• Use of business assets for personal use

It involves using business assets such as office supplies, access to web services, or office amenities solely for personal use.

Acts Covered by Employee Dishonesty Insurance


Now that you know the different kinds and sources of employee fraud, it’s time to know how you can protect your business in case this happens to you.

Below are the usual acts covered under employee theft coverage plans:

  1. Embezzlement
  2. Forgery and alteration
  3. Credit card fraud
  4. Unauthorized electronic funds transfer
  5. Computer fraud
  6. Counterfeit currency coverage

However, the following acts are usually not covered under employee theft coverage plans:

  1. Acts of owners, directors, or principal
  2. Litigation expenses
  3. Inventory shortages
  4. Trading losses

Proving Employee Theft


Insurance companies won’t just release your claims without concrete proof that you’re eligible for the claim. Below are several ways on what to do when you caught your employees stealing.

  • Establish hard evidence against the employee or group of employees.

A CCTV footage is hard evidence against the suspect. Inspect the books for possible traces of inconsistent transactions. Conduct a lifestyle check. Don’t forget to document.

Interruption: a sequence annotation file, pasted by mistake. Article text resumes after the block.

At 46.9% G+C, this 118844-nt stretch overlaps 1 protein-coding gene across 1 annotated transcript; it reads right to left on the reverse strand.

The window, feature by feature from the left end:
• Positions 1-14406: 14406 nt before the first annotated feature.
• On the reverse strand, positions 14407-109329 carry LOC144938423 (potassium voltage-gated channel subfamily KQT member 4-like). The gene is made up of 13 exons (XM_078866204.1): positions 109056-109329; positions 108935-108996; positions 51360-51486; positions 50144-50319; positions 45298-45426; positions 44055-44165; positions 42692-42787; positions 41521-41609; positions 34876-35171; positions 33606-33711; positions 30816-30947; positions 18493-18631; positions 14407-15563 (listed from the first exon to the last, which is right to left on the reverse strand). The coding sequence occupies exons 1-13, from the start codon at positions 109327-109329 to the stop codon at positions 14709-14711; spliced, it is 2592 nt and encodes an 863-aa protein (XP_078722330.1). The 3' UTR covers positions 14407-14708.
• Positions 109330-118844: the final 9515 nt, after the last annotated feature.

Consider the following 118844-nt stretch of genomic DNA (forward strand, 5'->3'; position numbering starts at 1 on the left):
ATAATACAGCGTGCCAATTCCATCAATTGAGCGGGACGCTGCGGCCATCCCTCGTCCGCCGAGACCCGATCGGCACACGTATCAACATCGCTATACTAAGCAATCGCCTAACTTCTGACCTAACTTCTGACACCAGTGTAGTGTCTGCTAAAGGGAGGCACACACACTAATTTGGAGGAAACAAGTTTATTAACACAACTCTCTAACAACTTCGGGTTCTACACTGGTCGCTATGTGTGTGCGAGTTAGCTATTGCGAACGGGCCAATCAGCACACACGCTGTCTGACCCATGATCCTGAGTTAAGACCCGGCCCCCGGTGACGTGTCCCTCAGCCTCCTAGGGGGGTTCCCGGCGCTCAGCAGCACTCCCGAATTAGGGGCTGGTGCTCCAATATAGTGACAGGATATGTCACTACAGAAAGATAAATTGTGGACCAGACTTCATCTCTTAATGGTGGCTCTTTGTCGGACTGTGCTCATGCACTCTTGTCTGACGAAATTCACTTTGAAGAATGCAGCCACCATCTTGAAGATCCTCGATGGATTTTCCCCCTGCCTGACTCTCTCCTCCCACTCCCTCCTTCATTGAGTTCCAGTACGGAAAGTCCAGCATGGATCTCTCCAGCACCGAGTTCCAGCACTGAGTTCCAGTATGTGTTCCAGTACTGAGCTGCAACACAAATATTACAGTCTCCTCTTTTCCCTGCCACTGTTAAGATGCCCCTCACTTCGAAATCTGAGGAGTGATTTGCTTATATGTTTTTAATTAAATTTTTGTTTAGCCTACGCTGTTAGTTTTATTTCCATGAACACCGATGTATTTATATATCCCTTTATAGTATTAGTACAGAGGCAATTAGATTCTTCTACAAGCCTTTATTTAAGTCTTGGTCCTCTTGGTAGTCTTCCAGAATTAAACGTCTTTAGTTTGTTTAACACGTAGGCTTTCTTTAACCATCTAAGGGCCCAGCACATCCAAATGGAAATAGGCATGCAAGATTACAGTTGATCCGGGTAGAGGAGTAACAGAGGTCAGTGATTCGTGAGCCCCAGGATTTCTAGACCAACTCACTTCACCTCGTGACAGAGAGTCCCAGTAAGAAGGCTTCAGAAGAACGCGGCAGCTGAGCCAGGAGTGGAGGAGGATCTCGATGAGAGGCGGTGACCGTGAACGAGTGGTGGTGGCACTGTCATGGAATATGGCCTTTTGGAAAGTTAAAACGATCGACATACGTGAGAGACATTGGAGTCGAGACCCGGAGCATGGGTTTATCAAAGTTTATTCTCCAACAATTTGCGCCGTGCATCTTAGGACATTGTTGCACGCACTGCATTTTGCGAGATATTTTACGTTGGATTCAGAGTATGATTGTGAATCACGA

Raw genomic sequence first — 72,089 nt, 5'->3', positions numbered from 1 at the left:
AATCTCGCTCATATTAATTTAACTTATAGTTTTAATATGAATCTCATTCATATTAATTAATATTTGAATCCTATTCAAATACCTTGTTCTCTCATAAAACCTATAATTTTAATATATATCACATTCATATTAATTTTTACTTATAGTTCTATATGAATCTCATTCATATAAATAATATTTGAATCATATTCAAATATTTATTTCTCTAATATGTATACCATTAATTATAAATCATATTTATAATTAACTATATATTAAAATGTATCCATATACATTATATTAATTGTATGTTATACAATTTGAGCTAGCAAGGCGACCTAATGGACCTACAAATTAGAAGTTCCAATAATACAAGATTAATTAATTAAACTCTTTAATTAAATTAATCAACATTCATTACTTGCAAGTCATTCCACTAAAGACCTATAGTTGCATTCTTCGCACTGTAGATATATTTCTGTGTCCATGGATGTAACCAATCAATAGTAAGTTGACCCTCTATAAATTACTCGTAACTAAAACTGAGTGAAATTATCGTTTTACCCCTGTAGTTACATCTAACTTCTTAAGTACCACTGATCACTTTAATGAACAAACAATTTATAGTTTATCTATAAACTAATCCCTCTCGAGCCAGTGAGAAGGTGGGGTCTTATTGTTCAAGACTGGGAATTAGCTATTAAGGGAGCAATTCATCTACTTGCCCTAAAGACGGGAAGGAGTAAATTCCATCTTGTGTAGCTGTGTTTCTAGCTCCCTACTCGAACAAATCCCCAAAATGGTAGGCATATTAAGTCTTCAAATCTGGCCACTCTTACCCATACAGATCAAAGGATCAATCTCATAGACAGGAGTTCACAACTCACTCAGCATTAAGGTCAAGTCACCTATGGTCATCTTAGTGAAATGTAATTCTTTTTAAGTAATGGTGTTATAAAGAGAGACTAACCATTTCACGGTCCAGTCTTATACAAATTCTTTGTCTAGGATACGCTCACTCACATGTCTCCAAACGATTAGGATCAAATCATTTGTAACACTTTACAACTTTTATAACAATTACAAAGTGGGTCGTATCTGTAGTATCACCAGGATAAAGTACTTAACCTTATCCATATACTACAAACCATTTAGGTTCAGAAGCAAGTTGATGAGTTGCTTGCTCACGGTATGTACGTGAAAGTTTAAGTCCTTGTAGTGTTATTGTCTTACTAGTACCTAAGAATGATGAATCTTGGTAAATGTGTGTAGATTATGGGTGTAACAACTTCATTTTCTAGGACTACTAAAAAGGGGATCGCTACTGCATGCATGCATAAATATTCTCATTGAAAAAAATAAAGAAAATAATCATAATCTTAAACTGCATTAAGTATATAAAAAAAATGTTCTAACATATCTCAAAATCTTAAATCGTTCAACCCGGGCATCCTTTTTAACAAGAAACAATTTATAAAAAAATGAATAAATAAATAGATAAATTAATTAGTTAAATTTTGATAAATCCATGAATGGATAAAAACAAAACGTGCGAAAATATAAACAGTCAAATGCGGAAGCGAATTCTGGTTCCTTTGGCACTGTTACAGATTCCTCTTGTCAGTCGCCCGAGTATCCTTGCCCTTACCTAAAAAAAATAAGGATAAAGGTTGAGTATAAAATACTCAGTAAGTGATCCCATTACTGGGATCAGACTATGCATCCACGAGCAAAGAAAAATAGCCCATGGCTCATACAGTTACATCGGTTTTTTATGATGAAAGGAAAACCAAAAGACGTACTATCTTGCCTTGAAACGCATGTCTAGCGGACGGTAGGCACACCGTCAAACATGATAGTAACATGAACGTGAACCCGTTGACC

• Do not terminate the suspect.

The first thing you might want to do is to terminate the employee. That’s a big no. Let the suspects feel that they’re not being watched. Keep on gathering evidence.

  1. Observe how they performed fraud.

Study how the conniving parties perform the fraud. This personal investigation may help authorities in their investigation.

  1. Notify the authorities.

Insurance companies require a police report in order to assess the legitimacy of the claim.

  1. Optional: Hire a fraud auditor

Complex fraud schemes are hard to detect. Hiring a fraud auditor can help you unmask the fraudulent act by means of examining financial records and observing employee practices to conclude the existence of fraud.